An international judging panel has awarded five sites in the UK with Academic Health Science Centre status, under a drive to help patients gain quicker access to research innovation on the National Health Service.

The centres - namely Cambridge University Health Partners, Imperial College, King’s Health Partners, Manchester AHSC and UCL Partners - represent partnerships between “world-class” universities and leading NHS organisations, all with the common goal of facilitating patient access to breakthroughs in clinical research.

It is envisaged that the partnerships will work hand in hand “to deliver world-class research, education and patient care for the benefit of their local communities, then promote the application of their discoveries in the NHS and across the world”, according to the Department of Health.

The centres, which will carry the AHSC badge for at least five years, were cherry-picked by an international panel of clinicians and clinical researchers for their potential to compete with sites already established around the world, such as in Singapore and the Netherlands, and are “well-placed” to attract fresh talent and funding, “drawing in economic benefits for the UK as a whole,” the DH said.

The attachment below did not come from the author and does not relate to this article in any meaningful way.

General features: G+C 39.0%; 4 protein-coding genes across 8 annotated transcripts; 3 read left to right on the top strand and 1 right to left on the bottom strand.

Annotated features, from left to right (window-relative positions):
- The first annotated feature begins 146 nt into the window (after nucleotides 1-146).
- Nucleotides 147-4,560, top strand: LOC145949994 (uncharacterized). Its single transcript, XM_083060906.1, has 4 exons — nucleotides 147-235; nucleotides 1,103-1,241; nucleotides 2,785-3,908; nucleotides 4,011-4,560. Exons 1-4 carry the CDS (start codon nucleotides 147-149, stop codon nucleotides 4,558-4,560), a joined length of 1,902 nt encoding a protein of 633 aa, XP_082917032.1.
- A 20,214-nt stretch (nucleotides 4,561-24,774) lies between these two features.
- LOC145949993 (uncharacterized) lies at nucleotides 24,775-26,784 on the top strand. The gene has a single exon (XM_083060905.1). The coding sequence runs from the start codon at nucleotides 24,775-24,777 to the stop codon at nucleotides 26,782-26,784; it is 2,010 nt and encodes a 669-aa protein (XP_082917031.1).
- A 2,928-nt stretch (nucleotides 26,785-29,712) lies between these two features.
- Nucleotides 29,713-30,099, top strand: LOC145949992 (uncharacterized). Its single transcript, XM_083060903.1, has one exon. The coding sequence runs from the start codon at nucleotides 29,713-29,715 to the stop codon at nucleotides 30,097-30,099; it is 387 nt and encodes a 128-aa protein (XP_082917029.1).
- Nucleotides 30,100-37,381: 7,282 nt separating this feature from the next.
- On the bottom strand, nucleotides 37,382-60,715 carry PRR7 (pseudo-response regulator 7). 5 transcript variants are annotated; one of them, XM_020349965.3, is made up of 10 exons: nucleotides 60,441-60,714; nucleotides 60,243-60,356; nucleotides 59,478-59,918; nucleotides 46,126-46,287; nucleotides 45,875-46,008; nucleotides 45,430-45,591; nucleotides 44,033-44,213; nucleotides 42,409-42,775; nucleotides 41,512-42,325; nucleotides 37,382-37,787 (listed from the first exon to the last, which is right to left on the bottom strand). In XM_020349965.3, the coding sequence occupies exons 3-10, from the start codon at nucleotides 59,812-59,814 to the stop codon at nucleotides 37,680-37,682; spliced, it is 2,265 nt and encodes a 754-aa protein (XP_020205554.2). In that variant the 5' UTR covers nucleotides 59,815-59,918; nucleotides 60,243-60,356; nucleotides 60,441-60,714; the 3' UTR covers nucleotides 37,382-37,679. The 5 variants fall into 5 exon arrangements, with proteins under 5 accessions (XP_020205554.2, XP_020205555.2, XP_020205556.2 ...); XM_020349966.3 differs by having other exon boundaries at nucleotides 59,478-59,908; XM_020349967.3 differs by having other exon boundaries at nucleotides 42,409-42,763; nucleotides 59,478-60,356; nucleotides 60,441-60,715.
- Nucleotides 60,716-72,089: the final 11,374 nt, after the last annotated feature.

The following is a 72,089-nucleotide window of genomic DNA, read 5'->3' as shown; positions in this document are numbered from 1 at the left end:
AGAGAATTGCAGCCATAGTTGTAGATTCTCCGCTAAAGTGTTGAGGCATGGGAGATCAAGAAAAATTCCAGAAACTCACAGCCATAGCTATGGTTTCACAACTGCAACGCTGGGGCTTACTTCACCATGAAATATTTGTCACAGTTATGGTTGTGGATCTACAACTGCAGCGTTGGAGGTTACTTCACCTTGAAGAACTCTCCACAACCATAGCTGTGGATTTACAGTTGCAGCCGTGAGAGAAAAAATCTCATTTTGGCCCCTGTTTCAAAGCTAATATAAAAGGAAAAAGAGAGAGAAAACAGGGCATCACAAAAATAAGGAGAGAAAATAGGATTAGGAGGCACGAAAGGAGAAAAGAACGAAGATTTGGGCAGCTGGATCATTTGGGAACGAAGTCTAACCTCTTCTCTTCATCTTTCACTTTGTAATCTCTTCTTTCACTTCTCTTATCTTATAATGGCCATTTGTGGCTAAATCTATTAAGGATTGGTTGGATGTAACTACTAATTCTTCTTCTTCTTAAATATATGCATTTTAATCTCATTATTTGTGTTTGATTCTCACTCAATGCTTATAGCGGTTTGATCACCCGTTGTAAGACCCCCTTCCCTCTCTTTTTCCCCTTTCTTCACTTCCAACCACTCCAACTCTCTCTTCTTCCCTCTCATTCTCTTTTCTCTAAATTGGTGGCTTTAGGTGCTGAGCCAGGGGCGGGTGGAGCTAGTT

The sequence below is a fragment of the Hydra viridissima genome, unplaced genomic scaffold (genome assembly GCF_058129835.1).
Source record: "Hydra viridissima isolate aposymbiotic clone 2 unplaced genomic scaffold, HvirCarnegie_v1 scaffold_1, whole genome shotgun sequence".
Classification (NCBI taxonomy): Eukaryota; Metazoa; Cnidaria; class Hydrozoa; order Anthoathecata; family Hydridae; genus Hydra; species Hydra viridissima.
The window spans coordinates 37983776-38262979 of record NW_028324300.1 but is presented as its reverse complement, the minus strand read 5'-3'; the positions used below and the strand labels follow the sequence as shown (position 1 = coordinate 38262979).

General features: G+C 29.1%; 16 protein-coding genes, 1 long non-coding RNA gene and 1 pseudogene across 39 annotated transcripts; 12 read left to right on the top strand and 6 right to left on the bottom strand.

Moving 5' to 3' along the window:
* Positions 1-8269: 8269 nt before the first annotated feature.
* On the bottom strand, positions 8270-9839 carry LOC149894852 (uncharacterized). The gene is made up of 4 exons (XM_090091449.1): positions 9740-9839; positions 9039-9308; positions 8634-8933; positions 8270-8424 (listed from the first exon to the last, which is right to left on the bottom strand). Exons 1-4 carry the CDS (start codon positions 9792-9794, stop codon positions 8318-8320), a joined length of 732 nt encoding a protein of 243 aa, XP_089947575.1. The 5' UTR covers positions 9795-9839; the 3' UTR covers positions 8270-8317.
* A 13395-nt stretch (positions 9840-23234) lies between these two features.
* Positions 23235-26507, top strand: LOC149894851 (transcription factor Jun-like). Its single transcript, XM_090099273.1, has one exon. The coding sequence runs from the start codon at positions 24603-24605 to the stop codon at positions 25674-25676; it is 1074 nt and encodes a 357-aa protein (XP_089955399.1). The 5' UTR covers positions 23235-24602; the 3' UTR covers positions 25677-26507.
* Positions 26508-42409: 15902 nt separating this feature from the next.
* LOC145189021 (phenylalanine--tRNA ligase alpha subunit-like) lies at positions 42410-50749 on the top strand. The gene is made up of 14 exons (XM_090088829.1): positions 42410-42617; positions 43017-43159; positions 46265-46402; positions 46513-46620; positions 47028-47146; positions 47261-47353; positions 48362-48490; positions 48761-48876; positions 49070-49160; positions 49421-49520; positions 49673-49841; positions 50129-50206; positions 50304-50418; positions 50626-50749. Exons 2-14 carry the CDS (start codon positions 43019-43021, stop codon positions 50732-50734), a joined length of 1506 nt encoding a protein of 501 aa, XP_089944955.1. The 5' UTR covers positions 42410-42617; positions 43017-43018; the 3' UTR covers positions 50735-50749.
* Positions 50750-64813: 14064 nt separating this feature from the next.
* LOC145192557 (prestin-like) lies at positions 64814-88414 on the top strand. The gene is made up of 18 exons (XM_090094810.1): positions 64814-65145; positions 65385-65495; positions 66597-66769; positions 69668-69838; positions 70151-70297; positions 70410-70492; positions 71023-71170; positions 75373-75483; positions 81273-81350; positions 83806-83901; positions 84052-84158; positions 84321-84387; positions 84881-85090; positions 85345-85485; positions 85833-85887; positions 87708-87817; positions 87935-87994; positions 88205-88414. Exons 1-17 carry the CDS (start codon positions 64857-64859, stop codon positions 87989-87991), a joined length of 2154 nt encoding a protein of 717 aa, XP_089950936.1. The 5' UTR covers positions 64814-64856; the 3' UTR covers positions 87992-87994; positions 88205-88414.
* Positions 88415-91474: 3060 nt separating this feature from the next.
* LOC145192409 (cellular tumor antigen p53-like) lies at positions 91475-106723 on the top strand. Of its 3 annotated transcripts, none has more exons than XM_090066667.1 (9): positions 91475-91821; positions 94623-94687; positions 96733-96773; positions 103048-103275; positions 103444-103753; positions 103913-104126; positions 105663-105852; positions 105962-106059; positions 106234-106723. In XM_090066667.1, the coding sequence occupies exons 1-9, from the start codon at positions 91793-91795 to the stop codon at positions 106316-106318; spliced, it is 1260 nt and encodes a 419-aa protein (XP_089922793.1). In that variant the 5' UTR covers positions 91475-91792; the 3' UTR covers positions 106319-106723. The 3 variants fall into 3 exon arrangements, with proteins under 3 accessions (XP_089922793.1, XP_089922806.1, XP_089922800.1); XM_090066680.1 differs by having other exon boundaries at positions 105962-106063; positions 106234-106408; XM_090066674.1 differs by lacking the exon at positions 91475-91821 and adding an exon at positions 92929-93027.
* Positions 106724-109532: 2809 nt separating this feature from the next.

Competitive edge?
Commenting on the awards, Health Secretary Alan Johnson stressed: “In times of economic uncertainty it is even more important that we continue to support this country's knowledge industries to ensure that we benefit from the competitive edge which they provide”.

And panel member Victor Dzau, Chancellor for Health Affairs of Duke University, said the newly awarded AHSCs are “exemplars of partnership and innovation” that will “contribute to the vision outlined in High Quality Care for All and help to enable global competitiveness here in the UK”.

The first AHSC was given the green light back in 2007, when plans to integrate Imperial College with two local hospitals - Hammersmith Hospitals NHS Trust and St Mary’s Hospital NHS Trust - were approved by Johnson. At the time, the move was hailed as a major advance for patient care, clinical teaching and scientific invention and innovation.

In his vision for the future of the NHS, published in June last year, Lord Ara Darzi subsequently cemented his commitment to accelerating the uptake of new medicines in the NHS, and it is hoped that the fusion of frontline health staff and those working behind the scenes to develop novel treatments will bring significant benefits to patients and advances in healthcare.